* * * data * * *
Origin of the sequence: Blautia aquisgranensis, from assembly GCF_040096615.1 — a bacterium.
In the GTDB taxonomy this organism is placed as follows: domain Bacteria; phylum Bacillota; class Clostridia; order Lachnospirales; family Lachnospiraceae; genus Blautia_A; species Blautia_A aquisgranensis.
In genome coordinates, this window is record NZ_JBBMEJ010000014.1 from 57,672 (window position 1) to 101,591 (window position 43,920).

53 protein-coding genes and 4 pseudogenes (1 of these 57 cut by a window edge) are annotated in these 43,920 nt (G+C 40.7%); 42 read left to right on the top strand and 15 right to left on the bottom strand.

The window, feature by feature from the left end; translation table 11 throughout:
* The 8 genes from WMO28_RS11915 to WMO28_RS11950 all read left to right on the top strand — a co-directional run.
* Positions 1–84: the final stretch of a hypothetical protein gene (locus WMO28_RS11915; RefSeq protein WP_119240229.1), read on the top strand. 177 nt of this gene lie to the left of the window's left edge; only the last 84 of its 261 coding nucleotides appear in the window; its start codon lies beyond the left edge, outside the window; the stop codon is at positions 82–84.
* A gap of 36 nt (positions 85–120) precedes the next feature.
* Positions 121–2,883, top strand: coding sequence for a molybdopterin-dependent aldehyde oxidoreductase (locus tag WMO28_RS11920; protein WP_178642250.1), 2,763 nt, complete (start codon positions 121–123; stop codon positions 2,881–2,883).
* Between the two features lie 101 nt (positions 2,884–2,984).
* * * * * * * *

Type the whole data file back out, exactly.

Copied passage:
Origin of the sequence: Blautia aquisgranensis, from assembly GCF_040096615.1 — a bacterium.
In the GTDB taxonomy this organism is placed as follows: domain Bacteria; phylum Bacillota; class Clostridia; order Lachnospirales; family Lachnospiraceae; genus Blautia_A; species Blautia_A aquisgranensis.
In genome coordinates, this window is record NZ_JBBMEJ010000014.1 from 57,672 (window position 1) to 101,591 (window position 43,920).

53 protein-coding genes and 4 pseudogenes (1 of these 57 cut by a window edge) are annotated in these 43,920 nt (G+C 40.7%); 42 read left to right on the top strand and 15 right to left on the bottom strand.

The window, feature by feature from the left end; translation table 11 throughout:
* The 8 genes from WMO28_RS11915 to WMO28_RS11950 all read left to right on the top strand — a co-directional run.
* Positions 1–84: the final stretch of a hypothetical protein gene (locus WMO28_RS11915; RefSeq protein WP_119240229.1), read on the top strand. 177 nt of this gene lie to the left of the window's left edge; only the last 84 of its 261 coding nucleotides appear in the window; its start codon lies beyond the left edge, outside the window; the stop codon is at positions 82–84.
* A gap of 36 nt (positions 85–120) precedes the next feature.
* Positions 121–2,883, top strand: coding sequence for a molybdopterin-dependent aldehyde oxidoreductase (locus tag WMO28_RS11920; protein WP_178642250.1), 2,763 nt, complete (start codon positions 121–123; stop codon positions 2,881–2,883).
* Between the two features lie 101 nt (positions 2,884–2,984).